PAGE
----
t Times Roman
an excerpt from Alexander Lawsonâ€™s Anatomy of a Typeface
Stanley Morison at work in his Fetter Lane office, 1933. Morison was primarily a critic and printing historian, although he collaborated with some typographers during his career.
Of all the typefaces developed during the past seventy years, Times Roman is the one most frequently singled out as typifying the twentieth century. The design is currently available to printers from all the standard sources — foundry type, Monotype, Linotype, Intertype, and Ludlow — in addition to most of the phototypesetting machines, both keyboard and handoperated. Times Roman has even been digitized for the cathode-ray-tube typesetters. It is a universal type. The design of the font is credited to Stanley Morison, the noted English typographic historian, who was asked by the management of The Times of London to restyle that newspaper in 1929. The circumstance that prompted this move was Morison’s brusque article ‘Newspaper Types: A Study of The Times,’ which was written for a special number of that paper devoted to twentieth-century printing issued on October 29, 1929. In it Morison severely criticized The Times for being both badly printed and typographically out of date. The commission to redesign it was a challenge that pre-empted his censure. In his article Morison had said that The Times’s typeface (a nineteenth-century modern roman) was ‘cut off from the mainstream of typographic endeavour.’ Continuing, he stated, ‘For, whereas the history of the craft is that of letter-cutting and founding as applied to the printing of books, the history of newspapers is that of mechanical development of the typesetting machine and the power press — the newspapers being left untouched, either by the aesthetic movement of the California, USA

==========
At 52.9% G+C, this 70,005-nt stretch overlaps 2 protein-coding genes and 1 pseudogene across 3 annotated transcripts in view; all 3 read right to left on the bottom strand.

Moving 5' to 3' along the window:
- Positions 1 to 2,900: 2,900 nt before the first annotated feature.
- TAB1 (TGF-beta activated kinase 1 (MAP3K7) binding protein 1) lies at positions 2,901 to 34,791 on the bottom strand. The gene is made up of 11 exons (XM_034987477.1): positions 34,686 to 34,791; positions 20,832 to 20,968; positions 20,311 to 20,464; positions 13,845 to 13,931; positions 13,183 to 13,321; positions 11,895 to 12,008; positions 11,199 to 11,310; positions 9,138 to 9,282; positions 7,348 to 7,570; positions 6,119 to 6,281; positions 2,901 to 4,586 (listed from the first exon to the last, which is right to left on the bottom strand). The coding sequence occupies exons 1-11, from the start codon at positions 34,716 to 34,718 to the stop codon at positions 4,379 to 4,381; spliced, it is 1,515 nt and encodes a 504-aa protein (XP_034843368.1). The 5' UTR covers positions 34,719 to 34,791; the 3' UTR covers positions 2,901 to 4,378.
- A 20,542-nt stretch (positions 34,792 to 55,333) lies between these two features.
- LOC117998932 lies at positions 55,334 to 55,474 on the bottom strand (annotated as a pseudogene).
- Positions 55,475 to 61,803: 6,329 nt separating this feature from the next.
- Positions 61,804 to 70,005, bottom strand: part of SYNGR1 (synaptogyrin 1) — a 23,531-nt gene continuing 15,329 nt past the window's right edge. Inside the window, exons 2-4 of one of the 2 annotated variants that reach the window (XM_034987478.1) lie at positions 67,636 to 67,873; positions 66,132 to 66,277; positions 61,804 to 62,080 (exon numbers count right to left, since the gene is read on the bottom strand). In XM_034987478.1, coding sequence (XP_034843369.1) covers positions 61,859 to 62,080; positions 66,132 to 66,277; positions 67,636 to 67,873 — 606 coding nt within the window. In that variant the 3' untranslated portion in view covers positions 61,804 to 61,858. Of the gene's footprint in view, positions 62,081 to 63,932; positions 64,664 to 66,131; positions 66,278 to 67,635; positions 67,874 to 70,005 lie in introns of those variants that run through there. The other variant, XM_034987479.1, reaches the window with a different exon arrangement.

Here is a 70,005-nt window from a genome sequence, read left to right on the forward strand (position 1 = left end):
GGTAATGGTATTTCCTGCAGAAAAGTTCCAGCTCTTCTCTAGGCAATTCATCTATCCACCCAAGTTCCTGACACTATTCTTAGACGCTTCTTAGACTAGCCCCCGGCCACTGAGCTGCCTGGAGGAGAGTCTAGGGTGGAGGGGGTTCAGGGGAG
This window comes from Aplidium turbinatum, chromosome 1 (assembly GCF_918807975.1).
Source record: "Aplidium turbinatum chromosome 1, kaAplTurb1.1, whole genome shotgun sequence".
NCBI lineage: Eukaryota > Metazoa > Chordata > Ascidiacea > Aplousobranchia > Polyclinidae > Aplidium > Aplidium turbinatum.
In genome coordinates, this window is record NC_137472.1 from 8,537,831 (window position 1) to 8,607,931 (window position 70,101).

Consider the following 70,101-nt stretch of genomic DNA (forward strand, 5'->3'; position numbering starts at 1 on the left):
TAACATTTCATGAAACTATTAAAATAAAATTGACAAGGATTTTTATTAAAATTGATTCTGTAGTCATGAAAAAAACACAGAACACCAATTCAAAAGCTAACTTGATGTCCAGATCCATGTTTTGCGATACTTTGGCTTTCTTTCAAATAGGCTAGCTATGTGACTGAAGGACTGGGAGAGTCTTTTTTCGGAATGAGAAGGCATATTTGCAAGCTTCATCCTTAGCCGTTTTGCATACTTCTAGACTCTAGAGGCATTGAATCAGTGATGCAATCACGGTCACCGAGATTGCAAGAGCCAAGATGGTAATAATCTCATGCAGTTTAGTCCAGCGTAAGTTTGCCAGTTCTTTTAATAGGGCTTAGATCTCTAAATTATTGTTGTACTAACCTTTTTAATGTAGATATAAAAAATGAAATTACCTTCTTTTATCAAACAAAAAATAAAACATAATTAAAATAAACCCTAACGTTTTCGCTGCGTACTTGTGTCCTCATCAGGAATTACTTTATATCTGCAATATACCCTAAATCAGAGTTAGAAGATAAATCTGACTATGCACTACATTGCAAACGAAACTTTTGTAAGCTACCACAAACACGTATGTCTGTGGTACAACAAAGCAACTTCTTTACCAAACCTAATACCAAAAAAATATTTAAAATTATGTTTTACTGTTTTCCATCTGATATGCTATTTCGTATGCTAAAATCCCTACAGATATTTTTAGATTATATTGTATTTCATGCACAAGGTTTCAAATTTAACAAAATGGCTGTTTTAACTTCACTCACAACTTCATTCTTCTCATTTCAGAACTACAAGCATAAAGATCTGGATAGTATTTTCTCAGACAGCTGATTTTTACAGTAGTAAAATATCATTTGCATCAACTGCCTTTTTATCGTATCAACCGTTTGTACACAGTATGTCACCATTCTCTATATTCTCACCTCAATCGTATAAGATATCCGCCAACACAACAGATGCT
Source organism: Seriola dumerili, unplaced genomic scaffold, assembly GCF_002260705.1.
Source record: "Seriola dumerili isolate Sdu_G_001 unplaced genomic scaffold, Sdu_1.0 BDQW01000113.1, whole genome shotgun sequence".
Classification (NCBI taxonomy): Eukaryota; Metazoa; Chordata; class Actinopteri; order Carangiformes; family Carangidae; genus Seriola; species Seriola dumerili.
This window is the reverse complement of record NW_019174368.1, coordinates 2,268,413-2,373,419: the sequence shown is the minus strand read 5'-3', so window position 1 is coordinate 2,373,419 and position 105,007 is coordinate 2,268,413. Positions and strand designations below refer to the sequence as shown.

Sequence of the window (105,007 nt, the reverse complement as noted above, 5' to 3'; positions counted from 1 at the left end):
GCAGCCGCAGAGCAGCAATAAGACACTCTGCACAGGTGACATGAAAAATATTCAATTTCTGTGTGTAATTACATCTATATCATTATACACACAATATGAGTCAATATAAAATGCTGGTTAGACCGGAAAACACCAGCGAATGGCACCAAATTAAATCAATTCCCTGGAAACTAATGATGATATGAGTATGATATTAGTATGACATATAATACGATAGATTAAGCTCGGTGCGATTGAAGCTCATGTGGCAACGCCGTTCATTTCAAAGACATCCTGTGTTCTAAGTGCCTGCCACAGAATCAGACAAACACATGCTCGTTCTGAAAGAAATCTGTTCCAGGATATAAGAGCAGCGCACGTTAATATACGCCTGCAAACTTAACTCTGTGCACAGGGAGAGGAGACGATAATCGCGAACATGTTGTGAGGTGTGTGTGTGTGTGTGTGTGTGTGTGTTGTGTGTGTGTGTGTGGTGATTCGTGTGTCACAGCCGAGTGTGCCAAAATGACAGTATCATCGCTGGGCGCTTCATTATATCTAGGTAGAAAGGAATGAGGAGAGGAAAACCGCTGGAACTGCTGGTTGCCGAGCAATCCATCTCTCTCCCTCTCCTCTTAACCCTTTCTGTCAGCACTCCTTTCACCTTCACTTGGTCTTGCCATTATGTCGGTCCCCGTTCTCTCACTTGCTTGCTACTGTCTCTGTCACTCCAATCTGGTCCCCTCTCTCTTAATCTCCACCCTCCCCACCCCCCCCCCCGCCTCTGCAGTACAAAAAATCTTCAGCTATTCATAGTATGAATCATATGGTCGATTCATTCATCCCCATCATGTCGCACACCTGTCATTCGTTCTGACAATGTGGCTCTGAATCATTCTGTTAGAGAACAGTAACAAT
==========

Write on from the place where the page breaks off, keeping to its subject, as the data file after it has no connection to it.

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nineties or the arts and crafts movement represented by William Morris.’ At a meeting of a committee of important staff members of the newspaper, Morison went on to say that in his opinion the types employed for The Times should ‘be brought to the standard obtaining in the average book as brought out by London publishers.’ It so happened that during the 1920s there had been an increasing interest in the study of legibility factors in type design on the part of both typographers and psychologists. There also existed a wide divergence of opinion on whether continued research in the legibility of printing type should follow aesthetic or mechanical concepts. One of the most important of the early studies of the subject had recently been published, by His Majesty’s Stationery Office, R.L. Pyke’s The Legibility of Print (1926).
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“The universality of the acceptance of Times Roman has in turn served to enlarge its usefulness.”
1913 Frank Pierpont designs Plantin, the official model for Times Roman
A further stimulation to Morison’s thinking was the 1926 cutting in America of Ionic by the Mergenthaler Linotype Company. Ionic was the first of a series of so-called legibility types produced for newspaper use. It had immediate and enormous success, for it was designed specifically to meet the mechanical requirements of modern newspaper production. As early as the last decade of the nineteenth century, the noted American printer Theodore L. De Vinne and Linn Boyd Benton of the American Type Founders Company had jointly produced a ‘type for a purpose’ in the Century design, created for the specialized printing requirements of Century magazine. The Cheltenham type of Bertram Goodhue, issued by ATF in 1902, was also originally conceived as a legibility type for the printing of books. In addition, the French Alphonse Legros and the English J.C. Grant in their authoritative manual on the mechanics of typesetting, Typographical Printing Surfaces (1916), included a chapter on legibility. All of this activity in the area of typographic legibility provided impetus to the perception that the style of The Times was due for a complete revision.